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Old 07-22-2016, 09:22 PM   #201
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I Will Pay The $$. Which Anchor Is Best?

Had a friend with a sailboat anchored in the Keys with a Bruce anchor. A thunderstorm came up during the night and the wind shifted 90 degrees. The Bruce turned, but before it could set it grabbed a chunk of coral the size of a basket ball. The anchor dragged and the boat was destroyed on the shoreline rocks. They escaped without injury.
I have questioned my tandem anchoring method. But after talking about his loss I am now committed to using two anchors in tandem, as I have without fail for the past eight years, to insure a safe night on the hook.
The Fortress goes in the water first, on an eight foot tether, followed by the Rocna on all chain. With the boat in reverse the two anchors have never fouled each other. In mud the Fortress is the first to hold. In grass the Rocna is the one that holds the boat. In most cases both are dug in. And a good nights sleep is had by all.
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Old 07-23-2016, 06:50 AM   #202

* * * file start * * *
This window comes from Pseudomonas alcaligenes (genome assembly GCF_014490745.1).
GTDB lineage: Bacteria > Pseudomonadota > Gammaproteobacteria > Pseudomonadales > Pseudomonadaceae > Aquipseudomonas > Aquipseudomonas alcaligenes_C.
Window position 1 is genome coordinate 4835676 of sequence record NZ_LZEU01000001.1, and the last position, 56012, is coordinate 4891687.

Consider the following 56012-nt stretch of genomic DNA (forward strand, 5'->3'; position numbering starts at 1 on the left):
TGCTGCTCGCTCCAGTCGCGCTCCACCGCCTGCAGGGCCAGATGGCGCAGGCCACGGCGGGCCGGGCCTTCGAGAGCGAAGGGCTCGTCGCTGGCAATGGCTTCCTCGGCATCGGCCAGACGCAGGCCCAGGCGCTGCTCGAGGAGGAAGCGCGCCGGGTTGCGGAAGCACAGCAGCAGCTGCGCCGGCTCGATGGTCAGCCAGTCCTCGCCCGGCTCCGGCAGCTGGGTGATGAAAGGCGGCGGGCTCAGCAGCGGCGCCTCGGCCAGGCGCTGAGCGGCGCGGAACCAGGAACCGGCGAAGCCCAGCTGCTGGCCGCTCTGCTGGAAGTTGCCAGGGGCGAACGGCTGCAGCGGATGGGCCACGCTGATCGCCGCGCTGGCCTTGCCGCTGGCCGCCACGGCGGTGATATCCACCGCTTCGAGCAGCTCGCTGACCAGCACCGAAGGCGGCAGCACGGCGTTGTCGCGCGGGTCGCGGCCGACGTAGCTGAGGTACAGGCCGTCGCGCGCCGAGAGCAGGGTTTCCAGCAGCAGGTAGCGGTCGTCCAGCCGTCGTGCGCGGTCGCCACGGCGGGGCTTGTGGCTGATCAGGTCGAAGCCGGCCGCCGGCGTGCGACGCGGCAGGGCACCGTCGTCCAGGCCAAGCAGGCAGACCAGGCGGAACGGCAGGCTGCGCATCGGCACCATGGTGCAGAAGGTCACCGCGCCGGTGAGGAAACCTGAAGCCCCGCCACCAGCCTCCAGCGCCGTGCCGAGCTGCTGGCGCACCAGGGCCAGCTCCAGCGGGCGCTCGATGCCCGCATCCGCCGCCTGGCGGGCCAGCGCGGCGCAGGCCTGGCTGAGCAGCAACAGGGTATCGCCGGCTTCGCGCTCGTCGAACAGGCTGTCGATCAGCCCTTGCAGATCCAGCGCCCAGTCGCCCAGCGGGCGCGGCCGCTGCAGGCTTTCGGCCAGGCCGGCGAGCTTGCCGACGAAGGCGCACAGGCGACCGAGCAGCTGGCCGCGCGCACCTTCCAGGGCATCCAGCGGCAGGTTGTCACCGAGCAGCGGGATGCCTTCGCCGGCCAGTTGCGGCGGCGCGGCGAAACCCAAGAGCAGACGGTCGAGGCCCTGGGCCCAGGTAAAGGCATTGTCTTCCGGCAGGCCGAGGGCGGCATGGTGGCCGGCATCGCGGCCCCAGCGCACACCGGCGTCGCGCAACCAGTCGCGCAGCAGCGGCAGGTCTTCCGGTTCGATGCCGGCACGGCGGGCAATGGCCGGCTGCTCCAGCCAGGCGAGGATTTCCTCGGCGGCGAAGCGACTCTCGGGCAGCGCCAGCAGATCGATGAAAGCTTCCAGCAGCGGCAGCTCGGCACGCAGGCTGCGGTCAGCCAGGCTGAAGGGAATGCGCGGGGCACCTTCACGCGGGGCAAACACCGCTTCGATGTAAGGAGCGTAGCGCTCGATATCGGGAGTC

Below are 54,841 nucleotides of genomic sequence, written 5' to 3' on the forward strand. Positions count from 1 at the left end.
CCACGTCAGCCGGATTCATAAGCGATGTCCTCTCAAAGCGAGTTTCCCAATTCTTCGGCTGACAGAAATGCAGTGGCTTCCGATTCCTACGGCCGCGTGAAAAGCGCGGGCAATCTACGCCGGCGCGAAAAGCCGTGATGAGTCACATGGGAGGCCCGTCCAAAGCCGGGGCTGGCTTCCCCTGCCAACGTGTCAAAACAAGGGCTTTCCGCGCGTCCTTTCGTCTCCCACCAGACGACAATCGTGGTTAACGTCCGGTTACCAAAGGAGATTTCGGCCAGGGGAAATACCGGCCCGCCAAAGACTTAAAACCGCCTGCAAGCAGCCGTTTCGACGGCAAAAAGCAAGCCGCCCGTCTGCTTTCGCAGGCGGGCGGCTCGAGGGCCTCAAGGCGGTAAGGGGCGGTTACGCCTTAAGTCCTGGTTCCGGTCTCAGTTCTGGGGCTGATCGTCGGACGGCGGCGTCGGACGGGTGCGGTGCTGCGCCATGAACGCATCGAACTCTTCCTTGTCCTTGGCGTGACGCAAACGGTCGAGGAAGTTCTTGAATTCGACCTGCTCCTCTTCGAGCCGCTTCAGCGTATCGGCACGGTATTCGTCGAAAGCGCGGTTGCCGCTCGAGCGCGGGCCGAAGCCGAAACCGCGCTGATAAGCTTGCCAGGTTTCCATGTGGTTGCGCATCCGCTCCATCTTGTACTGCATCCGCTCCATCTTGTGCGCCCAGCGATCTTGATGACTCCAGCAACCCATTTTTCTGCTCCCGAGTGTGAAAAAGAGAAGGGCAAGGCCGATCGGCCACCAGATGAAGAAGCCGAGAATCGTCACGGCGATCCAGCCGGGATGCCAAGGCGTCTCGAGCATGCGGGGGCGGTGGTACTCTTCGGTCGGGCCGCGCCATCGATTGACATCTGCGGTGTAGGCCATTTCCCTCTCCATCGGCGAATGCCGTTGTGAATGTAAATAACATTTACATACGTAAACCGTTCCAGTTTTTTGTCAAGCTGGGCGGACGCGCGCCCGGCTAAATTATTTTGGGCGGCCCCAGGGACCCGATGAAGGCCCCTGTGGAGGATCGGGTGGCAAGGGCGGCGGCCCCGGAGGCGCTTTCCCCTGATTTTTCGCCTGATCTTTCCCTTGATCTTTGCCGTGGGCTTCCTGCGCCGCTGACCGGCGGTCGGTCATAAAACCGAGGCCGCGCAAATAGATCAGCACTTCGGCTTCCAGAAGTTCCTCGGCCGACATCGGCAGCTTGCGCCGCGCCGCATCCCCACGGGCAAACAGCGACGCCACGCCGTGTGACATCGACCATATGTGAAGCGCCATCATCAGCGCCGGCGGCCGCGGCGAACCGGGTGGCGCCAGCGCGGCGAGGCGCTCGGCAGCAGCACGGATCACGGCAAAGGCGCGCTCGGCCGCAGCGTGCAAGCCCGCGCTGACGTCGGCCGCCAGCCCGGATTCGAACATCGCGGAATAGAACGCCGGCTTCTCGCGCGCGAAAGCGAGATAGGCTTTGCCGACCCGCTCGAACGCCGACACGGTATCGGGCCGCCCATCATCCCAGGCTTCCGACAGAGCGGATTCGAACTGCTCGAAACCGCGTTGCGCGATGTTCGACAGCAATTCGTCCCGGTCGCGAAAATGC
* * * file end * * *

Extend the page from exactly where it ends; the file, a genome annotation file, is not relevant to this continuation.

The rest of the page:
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I have questioned my tandem anchoring method. But after talking about his loss I am now committed to using two anchors in tandem, as I have without fail for the past eight years, to insure a safe night on the hook.
The Fortress goes in the water first, on an eight foot tether, followed by the Rocna on all chain. With the boat in reverse the two anchors have never fouled each other. In mud the Fortress is the first to hold. In grass the Rocna is the one that holds the boat. In most cases both are dug in. And a good nights sleep is had by all.

I've seen references to anchoring like that...

How and where do you attach the leading (first out) anchor to the trailing anchor (your Rocna) or the main rode? What's the tether made of?